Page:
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Food-Based Retail Stands Out as Hot Property

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Developers, retailers and shopping centre managers are focused more on food-based retail real estate in order to improve centre performance.

According to JLL’s latest national retail survey, retail vacancy rates in neighbourhood shopping centres, which strongly feature food-based and non-discretionary based retailing, increased in the first six months of 2017 – from 2.6 per cent of vacancy in December 2016 to 3 per cent in June 2017. However, vacancy rates remained below the long-term average of 4.5 per cent reported across the 17 Centre Managers conducted to date.

[Related reading: Retail Trade Posts Worst Monthly Performance In Four YearsWhat’s On The Menu: Inside The Latest Food-Based Retailing Trends]JLL head of property and asset management Richard Fennell said being able to attract additional anchor tenants or mini-anchor stores was highlighted as improving the occupancy rates and rental income of some shopping centres.

“This is a strategy that works, along with changing the tenancy mix to include food-based retailing and services such as medical centres, financial services and travel agencies,” he said.

The Retail Centre Managers’ Survey was undertaken in August across 119 Australian shopping centres under JLL managementIt also revealed a slight improvement in sales growth expectations, with 53 per cent of respondents expecting some sales growth in the year ahead, up from 47 per cent in February 2017.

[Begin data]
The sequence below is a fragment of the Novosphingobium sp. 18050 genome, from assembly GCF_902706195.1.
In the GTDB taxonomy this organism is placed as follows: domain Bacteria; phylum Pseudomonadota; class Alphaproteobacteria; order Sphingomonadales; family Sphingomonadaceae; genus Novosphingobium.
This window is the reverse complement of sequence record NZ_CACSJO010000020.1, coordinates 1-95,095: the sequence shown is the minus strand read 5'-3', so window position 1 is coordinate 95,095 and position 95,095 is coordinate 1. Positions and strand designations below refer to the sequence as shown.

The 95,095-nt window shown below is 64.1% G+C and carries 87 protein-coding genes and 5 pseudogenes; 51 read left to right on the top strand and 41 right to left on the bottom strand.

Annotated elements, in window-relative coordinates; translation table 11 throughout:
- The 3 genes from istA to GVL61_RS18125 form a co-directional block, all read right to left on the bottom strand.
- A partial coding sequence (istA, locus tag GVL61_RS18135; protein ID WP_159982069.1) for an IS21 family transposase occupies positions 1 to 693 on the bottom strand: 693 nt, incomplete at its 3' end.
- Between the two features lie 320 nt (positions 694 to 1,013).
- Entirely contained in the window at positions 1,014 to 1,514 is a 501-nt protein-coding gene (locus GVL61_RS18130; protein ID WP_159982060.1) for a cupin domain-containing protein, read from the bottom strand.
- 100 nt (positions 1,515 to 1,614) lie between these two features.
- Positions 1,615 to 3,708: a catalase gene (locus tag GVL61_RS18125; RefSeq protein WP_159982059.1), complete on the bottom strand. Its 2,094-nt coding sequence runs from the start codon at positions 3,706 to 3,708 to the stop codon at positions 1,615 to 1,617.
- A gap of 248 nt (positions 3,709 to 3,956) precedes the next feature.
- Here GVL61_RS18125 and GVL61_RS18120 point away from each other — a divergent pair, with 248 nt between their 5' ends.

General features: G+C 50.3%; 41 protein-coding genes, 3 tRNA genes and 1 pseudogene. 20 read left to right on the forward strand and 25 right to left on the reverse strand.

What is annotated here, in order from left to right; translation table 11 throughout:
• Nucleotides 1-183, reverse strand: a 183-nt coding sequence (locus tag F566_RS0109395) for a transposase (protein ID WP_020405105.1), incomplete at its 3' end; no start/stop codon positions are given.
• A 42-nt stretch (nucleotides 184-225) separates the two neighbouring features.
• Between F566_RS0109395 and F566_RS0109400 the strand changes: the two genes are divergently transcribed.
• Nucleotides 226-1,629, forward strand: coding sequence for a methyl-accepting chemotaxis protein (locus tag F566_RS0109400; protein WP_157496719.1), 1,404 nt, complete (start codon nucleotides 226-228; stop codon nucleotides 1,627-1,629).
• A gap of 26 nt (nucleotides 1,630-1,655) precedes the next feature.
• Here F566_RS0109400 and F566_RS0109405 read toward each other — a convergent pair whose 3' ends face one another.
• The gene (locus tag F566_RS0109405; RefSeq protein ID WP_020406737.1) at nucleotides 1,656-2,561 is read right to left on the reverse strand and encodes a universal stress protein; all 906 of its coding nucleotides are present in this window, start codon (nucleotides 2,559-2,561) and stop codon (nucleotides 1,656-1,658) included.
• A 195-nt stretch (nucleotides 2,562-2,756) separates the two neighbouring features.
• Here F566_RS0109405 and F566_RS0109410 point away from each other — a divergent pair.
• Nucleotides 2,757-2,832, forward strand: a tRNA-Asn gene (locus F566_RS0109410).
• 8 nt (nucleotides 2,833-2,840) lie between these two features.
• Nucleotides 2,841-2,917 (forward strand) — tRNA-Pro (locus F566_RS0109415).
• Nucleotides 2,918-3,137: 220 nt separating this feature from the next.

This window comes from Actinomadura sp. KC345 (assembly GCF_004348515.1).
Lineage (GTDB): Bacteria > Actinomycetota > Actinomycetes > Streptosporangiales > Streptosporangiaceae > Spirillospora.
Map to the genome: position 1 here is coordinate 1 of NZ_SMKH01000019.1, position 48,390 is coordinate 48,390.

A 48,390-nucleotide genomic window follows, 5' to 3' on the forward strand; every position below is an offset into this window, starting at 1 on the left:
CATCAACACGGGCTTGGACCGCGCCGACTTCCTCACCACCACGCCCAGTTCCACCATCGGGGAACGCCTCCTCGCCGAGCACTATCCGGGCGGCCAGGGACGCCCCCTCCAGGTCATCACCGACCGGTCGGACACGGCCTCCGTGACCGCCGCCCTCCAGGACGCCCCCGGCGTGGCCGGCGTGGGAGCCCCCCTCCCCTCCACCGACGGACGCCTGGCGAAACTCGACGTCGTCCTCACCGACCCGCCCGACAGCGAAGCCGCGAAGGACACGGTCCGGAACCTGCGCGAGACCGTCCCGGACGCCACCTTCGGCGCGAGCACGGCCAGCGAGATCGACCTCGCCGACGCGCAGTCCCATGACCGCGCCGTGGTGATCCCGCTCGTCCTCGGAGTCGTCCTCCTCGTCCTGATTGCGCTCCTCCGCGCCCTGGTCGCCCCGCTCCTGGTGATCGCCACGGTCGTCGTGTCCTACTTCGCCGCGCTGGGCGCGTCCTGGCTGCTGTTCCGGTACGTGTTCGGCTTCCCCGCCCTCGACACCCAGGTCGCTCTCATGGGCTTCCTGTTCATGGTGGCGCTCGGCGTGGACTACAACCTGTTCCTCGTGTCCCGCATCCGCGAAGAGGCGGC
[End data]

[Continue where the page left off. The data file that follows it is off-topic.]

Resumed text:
However most respondents expected growth to be no more than 3 per cent per annum.

JLL director of strategic consulting David Snoswell said national consumer sentiment was weak for an extended period of time.

“The Westpac-Melbourne Institute Survey of Consumer Sentiment has been below the 100 neutral mark between December 2016 and August 2017, dropping to a low point in August of 95.5,” he said.

“20 per cent of respondents to our survey said they expected a decline in sales turnover in the next 12 months and gave a range of reasons for this, including strong competition in the catchment they operate in, the loss of a key tenant and the need for the centre to be refreshed/refurbished.

“When we asked shopping centre managers what factors were impacting turnover performance, competition from other centres remained the key area of concern (with a net balance of -38 per cent), followed by online retailing (-25 per cent) and the economic outlook (-23 per cent).

“In contrast, the most positive factor for trading performance continues to be changes to the tenancy profile of centres to improve performance,” Snoswell said.

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Article originally posted at: https://https://theurbandeveloper.com/articles/food-based-retail-stands-hot-property